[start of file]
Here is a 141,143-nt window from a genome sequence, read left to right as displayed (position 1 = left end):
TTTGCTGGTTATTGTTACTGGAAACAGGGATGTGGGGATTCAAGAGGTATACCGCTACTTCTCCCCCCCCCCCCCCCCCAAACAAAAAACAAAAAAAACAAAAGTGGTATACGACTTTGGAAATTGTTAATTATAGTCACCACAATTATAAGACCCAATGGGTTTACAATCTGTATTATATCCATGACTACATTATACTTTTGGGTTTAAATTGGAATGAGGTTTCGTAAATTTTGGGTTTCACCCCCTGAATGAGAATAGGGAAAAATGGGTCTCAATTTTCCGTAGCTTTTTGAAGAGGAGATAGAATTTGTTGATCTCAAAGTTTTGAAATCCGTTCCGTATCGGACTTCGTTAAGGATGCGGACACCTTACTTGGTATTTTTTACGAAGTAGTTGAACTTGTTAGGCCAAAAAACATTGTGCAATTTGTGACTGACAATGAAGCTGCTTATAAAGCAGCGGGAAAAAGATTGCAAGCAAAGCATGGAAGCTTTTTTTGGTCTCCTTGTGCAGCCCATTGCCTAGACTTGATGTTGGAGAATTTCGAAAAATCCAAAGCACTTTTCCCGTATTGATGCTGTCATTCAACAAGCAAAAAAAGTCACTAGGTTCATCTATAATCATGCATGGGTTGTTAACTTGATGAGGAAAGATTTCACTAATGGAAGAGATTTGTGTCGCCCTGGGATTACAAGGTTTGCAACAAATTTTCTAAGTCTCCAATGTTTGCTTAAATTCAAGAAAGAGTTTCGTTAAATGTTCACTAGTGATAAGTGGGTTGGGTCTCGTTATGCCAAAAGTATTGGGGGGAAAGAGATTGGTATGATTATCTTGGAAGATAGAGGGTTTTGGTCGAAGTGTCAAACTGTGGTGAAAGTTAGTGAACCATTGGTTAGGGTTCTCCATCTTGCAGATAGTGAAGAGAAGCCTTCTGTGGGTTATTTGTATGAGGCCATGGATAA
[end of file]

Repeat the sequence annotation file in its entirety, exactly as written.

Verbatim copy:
Here is a 141,143-nt window from a genome sequence, read left to right as displayed (position 1 = left end):
TTTGCTGGTTATTGTTACTGGAAACAGGGATGTGGGGATTCAAGAGGTATACCGCTACTTCTCCCCCCCCCCCCCCCCCAAACAAAAAACAAAAAAAACAAAAGTGGTATACGACTTTGGAAATTGTTAATTATAGTCACCACAATTATAAGACCCAATGGGTTTACAATCTGTATTATATCCATGACTACATTATACTTTTGGGTTTAAATTGGAATGAGGTTTCGTAAATTTTGGGTTTCACCCCCTGAATGAGAATAGGGAAAAATGGGTCTCAATTTTCCGTAGCTTTTTGAAGAGGAGATAGAATTTGTTGATCTCAAAGTTTTGAAATCCGTTCCGTATCGGACTTCGTTAAGGATGCGGACACCTTACTTGGTATTTTTTACGAAGTAGTTGAACTTGTTAGGCCAAAAAACATTGTGCAATTTGTGACTGACAATGAAGCTGCTTATAAAGCAGCGGGAAAAAGATTGCAAGCAAAGCATGGAAGCTTTTTTTGGTCTCCTTGTGCAGCCCATTGCCTAGACTTGATGTTGGAGAATTTCGAAAAATCCAAAGCACTTTTCCCGTATTGATGCTGTCATTCAACAAGCAAAAAAAGTCACTAGGTTCATCTATAATCATGCATGGGTTGTTAACTTGATGAGGAAAGATTTCACTAATGGAAGAGATTTGTGTCGCCCTGGGATTACAAGGTTTGCAACAAATTTTCTAAGTCTCCAATGTTTGCTTAAATTCAAGAAAGAGTTTCGTTAAATGTTCACTAGTGATAAGTGGGTTGGGTCTCGTTATGCCAAAAGTATTGGGGGGAAAGAGATTGGTATGATTATCTTGGAAGATAGAGGGTTTTGGTCGAAGTGTCAAACTGTGGTGAAAGTTAGTGAACCATTGGTTAGGGTTCTCCATCTTGCAGATAGTGAAGAGAAGCCTTCTGTGGGTTATTTGTATGAGGCCATGGATAA